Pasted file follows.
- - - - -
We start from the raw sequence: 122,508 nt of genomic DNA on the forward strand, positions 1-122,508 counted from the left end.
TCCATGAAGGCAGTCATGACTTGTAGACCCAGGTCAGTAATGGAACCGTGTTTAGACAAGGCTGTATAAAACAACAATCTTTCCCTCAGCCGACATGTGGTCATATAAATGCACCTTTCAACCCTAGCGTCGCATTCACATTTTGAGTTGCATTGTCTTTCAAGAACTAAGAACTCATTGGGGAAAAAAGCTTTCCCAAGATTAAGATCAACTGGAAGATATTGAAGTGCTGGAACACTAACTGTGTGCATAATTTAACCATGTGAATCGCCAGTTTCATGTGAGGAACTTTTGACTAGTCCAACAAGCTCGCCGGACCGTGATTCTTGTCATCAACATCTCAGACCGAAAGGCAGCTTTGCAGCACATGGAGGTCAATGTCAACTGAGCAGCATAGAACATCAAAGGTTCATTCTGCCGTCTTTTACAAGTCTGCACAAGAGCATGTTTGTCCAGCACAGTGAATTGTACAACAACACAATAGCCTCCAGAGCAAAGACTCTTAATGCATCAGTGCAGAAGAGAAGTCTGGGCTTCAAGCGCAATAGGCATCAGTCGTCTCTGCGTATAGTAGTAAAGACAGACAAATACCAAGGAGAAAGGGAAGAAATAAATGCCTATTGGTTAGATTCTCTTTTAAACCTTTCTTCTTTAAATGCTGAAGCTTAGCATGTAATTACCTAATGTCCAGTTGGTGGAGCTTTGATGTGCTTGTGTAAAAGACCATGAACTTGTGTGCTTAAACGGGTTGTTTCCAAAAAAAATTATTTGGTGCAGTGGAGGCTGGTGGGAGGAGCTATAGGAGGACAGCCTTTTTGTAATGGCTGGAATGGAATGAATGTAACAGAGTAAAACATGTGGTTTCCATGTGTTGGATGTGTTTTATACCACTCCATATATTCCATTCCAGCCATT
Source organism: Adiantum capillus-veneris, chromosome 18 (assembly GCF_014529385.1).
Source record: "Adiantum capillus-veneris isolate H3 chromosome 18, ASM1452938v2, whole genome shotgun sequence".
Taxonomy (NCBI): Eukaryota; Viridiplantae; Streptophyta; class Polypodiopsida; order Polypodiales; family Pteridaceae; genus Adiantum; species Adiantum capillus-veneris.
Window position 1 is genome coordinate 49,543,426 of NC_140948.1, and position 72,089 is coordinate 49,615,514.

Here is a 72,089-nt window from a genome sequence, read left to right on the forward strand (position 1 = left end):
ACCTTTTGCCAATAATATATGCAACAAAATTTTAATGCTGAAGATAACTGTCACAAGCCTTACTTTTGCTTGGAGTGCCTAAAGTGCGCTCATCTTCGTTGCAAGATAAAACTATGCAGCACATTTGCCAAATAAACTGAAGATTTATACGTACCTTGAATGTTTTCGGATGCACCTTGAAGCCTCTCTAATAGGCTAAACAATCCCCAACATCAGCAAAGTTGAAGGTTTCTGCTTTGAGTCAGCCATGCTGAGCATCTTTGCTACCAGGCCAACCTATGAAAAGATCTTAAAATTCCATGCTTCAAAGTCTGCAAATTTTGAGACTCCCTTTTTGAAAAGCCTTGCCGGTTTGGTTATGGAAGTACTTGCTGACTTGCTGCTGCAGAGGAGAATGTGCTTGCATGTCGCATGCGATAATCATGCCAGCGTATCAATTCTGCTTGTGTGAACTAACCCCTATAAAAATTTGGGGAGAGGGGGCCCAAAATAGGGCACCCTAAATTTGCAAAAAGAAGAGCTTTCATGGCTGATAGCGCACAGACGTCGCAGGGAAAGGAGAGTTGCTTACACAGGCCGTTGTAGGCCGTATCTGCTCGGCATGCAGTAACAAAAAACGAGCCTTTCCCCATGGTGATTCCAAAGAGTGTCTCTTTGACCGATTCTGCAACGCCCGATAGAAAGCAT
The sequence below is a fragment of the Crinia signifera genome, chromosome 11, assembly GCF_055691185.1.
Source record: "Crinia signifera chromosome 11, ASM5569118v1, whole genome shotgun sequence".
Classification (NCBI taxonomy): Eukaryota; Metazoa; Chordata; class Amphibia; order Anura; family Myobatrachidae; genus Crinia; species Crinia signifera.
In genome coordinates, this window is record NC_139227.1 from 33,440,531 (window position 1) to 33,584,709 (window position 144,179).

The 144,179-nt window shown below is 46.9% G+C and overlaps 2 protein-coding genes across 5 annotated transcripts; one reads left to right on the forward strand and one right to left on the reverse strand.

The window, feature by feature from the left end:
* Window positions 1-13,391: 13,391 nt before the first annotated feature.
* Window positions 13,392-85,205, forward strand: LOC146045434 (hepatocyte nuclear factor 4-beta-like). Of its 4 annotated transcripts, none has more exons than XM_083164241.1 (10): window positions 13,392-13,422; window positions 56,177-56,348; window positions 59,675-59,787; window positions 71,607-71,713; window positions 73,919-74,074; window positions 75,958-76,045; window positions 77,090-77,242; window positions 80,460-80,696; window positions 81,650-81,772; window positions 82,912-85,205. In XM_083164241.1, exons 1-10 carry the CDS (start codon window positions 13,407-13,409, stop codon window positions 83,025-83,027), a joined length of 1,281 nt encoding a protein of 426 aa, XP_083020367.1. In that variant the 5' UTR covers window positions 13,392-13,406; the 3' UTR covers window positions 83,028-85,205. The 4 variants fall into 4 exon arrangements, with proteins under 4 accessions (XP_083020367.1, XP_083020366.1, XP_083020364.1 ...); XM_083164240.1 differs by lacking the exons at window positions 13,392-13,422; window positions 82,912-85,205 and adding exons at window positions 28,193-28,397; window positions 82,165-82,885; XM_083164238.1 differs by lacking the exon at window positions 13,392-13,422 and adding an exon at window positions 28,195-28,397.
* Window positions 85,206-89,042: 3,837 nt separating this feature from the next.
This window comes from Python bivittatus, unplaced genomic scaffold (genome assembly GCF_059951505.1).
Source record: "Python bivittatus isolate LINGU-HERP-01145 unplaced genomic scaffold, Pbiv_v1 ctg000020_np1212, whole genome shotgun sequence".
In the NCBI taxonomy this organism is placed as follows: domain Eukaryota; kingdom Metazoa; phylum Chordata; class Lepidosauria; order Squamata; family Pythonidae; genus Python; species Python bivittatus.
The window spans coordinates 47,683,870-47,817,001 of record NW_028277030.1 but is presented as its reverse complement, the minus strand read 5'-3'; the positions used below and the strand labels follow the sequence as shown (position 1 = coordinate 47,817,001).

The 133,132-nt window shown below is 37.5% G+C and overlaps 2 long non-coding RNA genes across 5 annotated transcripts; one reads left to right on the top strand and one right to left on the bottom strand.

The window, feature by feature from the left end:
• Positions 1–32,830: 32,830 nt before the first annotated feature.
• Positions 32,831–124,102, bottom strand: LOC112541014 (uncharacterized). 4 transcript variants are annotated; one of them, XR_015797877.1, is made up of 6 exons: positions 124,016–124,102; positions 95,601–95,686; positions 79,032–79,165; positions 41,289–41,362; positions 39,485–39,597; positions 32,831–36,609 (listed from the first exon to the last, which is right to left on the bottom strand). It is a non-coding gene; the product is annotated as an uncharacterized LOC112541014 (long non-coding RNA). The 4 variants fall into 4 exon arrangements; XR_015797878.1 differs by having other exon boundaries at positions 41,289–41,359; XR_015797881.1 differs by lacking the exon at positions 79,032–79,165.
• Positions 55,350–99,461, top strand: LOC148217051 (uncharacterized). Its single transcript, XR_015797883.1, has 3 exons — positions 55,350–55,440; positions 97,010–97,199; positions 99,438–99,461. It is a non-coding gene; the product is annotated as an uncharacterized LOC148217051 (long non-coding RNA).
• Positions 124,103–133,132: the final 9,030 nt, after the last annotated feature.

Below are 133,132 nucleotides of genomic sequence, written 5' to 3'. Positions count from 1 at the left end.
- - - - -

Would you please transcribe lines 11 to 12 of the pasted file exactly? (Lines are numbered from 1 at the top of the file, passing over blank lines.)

Classification (NCBI taxonomy): Eukaryota; Metazoa; Chordata; class Amphibia; order Anura; family Myobatrachidae; genus Crinia; species Crinia signifera.
In genome coordinates, this window is record NC_139227.1 from 33,440,531 (window position 1) to 33,584,709 (window position 144,179).